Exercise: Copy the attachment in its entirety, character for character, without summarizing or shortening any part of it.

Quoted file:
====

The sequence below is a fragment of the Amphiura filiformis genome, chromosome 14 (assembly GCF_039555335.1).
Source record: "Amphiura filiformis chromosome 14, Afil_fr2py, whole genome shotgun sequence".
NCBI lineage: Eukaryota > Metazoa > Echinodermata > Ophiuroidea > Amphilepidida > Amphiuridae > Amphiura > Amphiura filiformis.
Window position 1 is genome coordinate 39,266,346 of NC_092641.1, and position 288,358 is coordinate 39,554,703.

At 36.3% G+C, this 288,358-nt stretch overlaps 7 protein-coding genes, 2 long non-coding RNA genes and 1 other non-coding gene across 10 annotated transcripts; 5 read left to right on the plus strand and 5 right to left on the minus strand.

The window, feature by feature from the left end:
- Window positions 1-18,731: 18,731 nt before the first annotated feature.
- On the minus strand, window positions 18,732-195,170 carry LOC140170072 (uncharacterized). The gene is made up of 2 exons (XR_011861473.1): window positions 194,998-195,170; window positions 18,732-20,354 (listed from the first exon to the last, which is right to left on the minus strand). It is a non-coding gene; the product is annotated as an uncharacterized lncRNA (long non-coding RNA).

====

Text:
The sequence below is a fragment of the Amphiura filiformis genome, chromosome 14 (assembly GCF_039555335.1).
Source record: "Amphiura filiformis chromosome 14, Afil_fr2py, whole genome shotgun sequence".
NCBI lineage: Eukaryota > Metazoa > Echinodermata > Ophiuroidea > Amphilepidida > Amphiuridae > Amphiura > Amphiura filiformis.
Window position 1 is genome coordinate 39,266,346 of NC_092641.1, and position 288,358 is coordinate 39,554,703.

At 36.3% G+C, this 288,358-nt stretch overlaps 7 protein-coding genes, 2 long non-coding RNA genes and 1 other non-coding gene across 10 annotated transcripts; 5 read left to right on the plus strand and 5 right to left on the minus strand.

The window, feature by feature from the left end:
- Window positions 1-18,731: 18,731 nt before the first annotated feature.
- On the minus strand, window positions 18,732-195,170 carry LOC140170072 (uncharacterized). The gene is made up of 2 exons (XR_011861473.1): window positions 194,998-195,170; window positions 18,732-20,354 (listed from the first exon to the last, which is right to left on the minus strand). It is a non-coding gene; the product is annotated as an uncharacterized lncRNA (long non-coding RNA).